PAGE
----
On 22 September 2008, orphan designation (EU/3/08/567) was granted by the European Commission to ExperGen Drug Development GmbH, Austria, for miltefosine for the treatment of cutaneous T-cell lymphoma.
- What is cutaneous T-cell lymphoma?
Cutaneous T-cell lymphoma (CTCL) is a cancer of the lymphatic system, a complex system in the body that works as part of the body’s immune system to help to fight infections. In CTCL there is uncontrolled growth of the T-lymphocytes (T-cells), a type of white blood cell found in the lymphatic system. The cancerous T-cells appear in the skin, causing lesions (rashes, plaques and tumours).
CTCL usually happens in people aged between 40 and 60 years. In many cases, the disease is long-lasting, with survival for more than 10 to 20 years being common. However, it can be a serious and life-threatening disease, with a severe impact on quality of life.
- What is the estimated number of patients affected by the condition?
At the time of designation CTCL affected approximately 1.5 in 10,000 people in the European Union (EU) *. This is based on the information provided by the sponsor and knowledge of the Committee for Orphan Medicinal Products (COMP). This is below the threshold for orphan designation which is 5 in 10,000. This is equivalent to a total of around 75,000 people.
*Disclaimer: For the purpose of the designation, the number of patients affected by the condition is estimated and assessed based on data from the European Union (EU 27), Norway, Iceland and Liechtenstein. This represents a population of 502,282,000 (Eurostat 2008).
- What treatments are available?
At the time of submission of the application for orphan designation, several products were authorised for the treatment of CTCL within the EU. Treatments for CTCL can be divided into local (affecting the skin only) and systemic (affecting the whole body):
- local treatments include medicines applied to the skin, ultraviolet light and X-rays;
- systemic treatments include glucocorticoids (a group of steroid medicines that reduce the division of T-cells), cytotoxic medicines (medicines that kill cells, including cancer cells), interferon alfa (a medicine that helps the immune system to fight against the cancer cells) and photopheresis. Photopheresis is a technique in which blood is temporarily removed from the body to be treated using light. The red cells and plasma are then returned to the patient while the white cells, including the affected T-lymphocytes, are treated with a substance outside the body. This substance becomes activated when exposed to light and kills tumour cells. The treated white cells are then returned to the patient.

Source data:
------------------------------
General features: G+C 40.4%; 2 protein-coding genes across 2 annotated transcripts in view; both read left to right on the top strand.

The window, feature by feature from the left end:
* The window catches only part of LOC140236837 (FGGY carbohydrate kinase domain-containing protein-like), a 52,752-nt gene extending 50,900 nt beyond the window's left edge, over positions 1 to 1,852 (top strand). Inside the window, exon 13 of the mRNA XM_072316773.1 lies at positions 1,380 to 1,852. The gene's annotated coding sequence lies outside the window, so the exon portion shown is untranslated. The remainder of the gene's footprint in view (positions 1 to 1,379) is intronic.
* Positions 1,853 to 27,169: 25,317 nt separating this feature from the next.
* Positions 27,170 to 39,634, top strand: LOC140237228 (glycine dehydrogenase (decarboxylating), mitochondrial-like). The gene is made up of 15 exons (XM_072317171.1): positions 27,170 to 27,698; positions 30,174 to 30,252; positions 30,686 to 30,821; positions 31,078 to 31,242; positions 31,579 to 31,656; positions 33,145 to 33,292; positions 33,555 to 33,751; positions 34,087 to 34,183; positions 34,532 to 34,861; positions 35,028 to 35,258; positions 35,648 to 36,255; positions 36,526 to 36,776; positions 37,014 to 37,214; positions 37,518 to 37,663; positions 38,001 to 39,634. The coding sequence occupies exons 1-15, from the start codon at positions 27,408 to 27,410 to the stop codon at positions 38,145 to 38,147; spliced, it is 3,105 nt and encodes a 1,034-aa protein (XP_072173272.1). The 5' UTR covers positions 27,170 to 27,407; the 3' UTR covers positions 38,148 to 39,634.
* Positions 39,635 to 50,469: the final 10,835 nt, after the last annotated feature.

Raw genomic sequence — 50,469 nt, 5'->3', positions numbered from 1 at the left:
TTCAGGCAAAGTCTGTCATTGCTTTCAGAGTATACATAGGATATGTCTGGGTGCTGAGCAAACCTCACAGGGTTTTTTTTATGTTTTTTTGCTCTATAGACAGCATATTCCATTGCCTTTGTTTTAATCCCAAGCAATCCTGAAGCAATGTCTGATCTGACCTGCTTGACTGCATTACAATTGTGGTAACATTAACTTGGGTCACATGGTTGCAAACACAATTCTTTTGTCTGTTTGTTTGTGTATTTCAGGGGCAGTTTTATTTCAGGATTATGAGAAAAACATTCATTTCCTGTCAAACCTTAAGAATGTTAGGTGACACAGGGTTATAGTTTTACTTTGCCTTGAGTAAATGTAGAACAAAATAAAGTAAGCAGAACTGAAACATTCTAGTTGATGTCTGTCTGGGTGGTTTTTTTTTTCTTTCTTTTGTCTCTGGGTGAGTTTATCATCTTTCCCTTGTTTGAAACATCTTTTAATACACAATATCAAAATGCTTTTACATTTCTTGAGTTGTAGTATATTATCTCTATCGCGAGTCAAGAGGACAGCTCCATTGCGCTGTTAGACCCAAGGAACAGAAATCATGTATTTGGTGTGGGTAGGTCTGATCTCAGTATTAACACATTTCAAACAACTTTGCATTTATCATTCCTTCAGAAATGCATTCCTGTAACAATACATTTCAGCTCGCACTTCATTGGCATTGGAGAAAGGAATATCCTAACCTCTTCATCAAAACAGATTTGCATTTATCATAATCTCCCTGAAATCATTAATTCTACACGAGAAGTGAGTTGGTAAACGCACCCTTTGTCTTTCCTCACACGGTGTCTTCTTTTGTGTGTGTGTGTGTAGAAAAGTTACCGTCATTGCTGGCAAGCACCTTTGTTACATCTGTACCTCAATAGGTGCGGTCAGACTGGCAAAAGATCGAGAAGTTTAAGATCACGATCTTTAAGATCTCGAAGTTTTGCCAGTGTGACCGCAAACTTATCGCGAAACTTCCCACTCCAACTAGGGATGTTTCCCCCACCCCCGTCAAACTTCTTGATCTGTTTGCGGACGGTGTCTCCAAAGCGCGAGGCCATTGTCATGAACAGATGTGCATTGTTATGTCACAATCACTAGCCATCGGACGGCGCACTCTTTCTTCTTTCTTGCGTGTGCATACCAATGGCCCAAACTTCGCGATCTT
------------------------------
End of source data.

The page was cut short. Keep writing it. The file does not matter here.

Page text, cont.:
The sponsor has provided sufficient information to show that miltefosine might be of significant benefit for patients because it might be more effective than existing treatments. This assumption will have to be confirmed at the time of marketing authorisation, in order to maintain the orphan status.
- How is this medicine expected to work?
The exact way that miltefosine works is not known. It is thought to interact with the cell surface, starting a chain of events in leading to the cell’s death. The sponsor plans to develop a form of miltefosine that will be applied directly onto the skin lesions caused by CTCL.
- What is the stage of development of this medicine?
The effects of miltefosine have been evaluated in experimental models.
At the time of submission of the application for orphan designation, no clinical trials in patients with CTCL had been started.
Miltefosine is authorised in Germany as an orphan medicine for the treatment of visceral leishmaniasis (a disease caused by infection with a parasite). A form that can be administered directly into the skin is also authorised in several EU Member States for the treatment of cutaneous metastases of breast cancer (when breast cancer tumours have spread to the skin).
In accordance with Regulation (EC) No 141/2000 of 16 December 1999, the COMP adopted a positive opinion on 9 July 2008 recommending the granting of the above-mentioned.
- Opinions on orphan medicinal products designations are based on the following criteria:
- the seriousness of the condition;
- the existence of alternative methods of diagnosis, prevention or treatment;
- either the rarity of the condition (affecting not more than five in 10,000 people in the EU) or insufficient returns on investment.
Designated orphan medicinal products are products that are still under investigation and are considered for orphan designation on the basis of potential activity. An orphan designation is not a marketing authorisation. As a consequence, demonstration of quality, safety and efficacy of a product is necessary before it can be granted a marketing authorisation.
|Name||Language||First published||Last updated|
|EU/3/08/567: Public summary of positive opinion for orphan designation of miltefosine for the treatment of cutaneous T-cell lymphoma||(English only)||24/04/2009|
|Disease/condition||Treatment of cutaneous T-cell lymphoma|
|Date of decision||22/09/2008|
|Orphan decision number||EU/3/08/567|
Review of designation
Sponsor’s contact details:
ExperGen Drug Development GmbH
Hernalser Hauptstraße 24/16
Telephone: + 43 1 40 59 786
Telefax: + 43 1 40 59 785
Patients’ associations contact points:
Ligue Nationale Contre le Cancer
14 Rue Corvisart
Telephone: +33 1 53 55 24 00
Telefax: +33 1 43 36 91 10
Deutsche Krebshilfe e. V.
Telephone: +49 2 287 29 900
Telefax: +49 2 287 29 90 11
Macmillan Cancer Support (merged with CancerBACUP)
3 Bath Place
Telephone: +44 20 76 96 90 03
Switchboard open during office hours, Mon–Fri, 9am–Noon and 2pm–4.45pm
Telefax: +44 20 76 96 90 02